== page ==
GLP-1 (glucagon-like peptide-1) is an incretin released from intestinal L-cells in response to food intake. Activation of the GLP-1 receptor potentiates the synthesis and release of insulin from pancreatic β-cells in a glucose-dependent manner. The GLP-1 receptor belongs to class B of the G-protein-coupled receptors, a subfamily characterized by a large N-terminal extracellular ligand binding domain. Exendin-4 and GLP-1 are 50% identical, and exendin-4 is a full agonist with similar affinity and potency for the GLP-1 receptor. We recently solved the crystal structure of the GLP-1 receptor extracellular domain in complex with the competitive antagonist exendin-4(9–39). Interestingly, the isolated extracellular domain binds exendin-4 with much higher affinity than the endogenous agonist GLP-1. Here, we have solved the crystal structure of the extracellular domain in complex with GLP-1 to 2.1 Åresolution. The structure shows that important hydrophobic ligand-receptor interactions are conserved in agonist- and antagonist-bound forms of the extracellular domain, but certain residues in the ligand-binding site adopt a GLP-1-specific conformation. GLP-1 is a kinked but continuous α-helix from Thr13 to Val33 when bound to the extracellular domain. We supplemented the crystal structure with site-directed mutagenesis to link the structural information of the isolated extracellular domain with the binding properties of the full-length receptor. The data support the existence of differences in the binding modes of GLP-1 and exendin-4 on the full-length GLP-1 receptor. PMID:19861722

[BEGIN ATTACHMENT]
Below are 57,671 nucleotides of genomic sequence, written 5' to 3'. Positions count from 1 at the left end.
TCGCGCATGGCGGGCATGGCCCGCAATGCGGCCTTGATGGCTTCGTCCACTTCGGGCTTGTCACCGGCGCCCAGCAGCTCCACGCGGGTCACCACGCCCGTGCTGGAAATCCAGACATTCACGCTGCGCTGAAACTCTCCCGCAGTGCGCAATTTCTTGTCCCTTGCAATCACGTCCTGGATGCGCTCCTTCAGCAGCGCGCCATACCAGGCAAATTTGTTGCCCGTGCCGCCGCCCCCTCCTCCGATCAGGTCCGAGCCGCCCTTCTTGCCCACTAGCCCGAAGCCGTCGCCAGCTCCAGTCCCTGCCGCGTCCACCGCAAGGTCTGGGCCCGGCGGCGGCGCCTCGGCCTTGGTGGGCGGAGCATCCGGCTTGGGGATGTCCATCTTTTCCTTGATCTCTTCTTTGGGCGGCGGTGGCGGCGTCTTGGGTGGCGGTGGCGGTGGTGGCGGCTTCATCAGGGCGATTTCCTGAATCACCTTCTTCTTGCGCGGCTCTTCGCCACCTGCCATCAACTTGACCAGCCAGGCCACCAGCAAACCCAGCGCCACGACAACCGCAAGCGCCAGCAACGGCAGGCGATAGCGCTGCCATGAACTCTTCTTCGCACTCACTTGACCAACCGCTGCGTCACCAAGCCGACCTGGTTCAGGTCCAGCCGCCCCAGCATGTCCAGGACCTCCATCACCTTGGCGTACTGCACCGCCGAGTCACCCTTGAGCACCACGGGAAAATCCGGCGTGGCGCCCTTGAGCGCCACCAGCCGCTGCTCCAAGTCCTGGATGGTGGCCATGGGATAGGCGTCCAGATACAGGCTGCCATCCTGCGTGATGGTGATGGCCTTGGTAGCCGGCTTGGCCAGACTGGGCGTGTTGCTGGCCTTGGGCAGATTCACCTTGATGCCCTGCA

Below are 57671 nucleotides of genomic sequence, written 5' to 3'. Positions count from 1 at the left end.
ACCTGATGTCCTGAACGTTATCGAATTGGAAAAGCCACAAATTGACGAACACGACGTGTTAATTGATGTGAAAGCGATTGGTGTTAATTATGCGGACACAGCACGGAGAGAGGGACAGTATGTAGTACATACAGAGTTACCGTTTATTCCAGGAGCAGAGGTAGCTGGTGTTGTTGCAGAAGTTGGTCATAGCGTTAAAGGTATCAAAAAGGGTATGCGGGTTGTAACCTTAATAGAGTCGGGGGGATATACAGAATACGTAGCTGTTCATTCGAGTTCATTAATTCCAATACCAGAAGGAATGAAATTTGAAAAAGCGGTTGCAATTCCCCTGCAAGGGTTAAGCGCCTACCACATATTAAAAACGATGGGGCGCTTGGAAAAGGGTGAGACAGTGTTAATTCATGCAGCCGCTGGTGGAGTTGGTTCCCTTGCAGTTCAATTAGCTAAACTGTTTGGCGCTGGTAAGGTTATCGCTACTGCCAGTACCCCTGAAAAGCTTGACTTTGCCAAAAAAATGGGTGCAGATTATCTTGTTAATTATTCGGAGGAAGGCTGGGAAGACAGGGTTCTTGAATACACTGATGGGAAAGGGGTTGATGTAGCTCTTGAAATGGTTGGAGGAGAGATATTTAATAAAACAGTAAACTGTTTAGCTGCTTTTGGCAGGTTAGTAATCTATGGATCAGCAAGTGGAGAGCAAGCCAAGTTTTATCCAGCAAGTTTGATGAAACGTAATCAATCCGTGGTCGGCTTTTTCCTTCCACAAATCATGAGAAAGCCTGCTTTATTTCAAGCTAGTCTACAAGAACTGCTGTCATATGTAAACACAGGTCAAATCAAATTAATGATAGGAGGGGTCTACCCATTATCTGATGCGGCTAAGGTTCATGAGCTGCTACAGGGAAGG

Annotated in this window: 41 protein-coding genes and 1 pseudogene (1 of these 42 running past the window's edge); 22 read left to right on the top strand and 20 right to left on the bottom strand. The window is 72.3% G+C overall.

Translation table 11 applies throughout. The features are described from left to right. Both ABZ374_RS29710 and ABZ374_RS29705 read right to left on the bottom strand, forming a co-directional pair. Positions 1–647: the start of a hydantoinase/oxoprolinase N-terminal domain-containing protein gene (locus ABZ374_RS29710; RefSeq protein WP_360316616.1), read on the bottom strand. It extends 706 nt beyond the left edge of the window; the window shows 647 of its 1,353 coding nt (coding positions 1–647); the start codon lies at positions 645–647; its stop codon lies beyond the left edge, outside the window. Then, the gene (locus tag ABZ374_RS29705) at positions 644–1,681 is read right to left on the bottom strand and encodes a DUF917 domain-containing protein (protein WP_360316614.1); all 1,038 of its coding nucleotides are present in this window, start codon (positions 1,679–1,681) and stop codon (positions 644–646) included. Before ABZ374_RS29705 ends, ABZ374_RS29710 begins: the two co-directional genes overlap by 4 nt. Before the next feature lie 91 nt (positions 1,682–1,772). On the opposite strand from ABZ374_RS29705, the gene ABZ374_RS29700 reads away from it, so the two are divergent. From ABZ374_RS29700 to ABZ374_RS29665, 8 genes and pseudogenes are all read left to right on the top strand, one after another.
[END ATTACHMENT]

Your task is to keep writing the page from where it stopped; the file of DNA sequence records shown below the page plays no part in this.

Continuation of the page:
13. Crystal structure of glucagon-like peptide-1 in complex with the extracellular domain of the glucagon-like peptide-1 receptor.

    Science.gov (United States)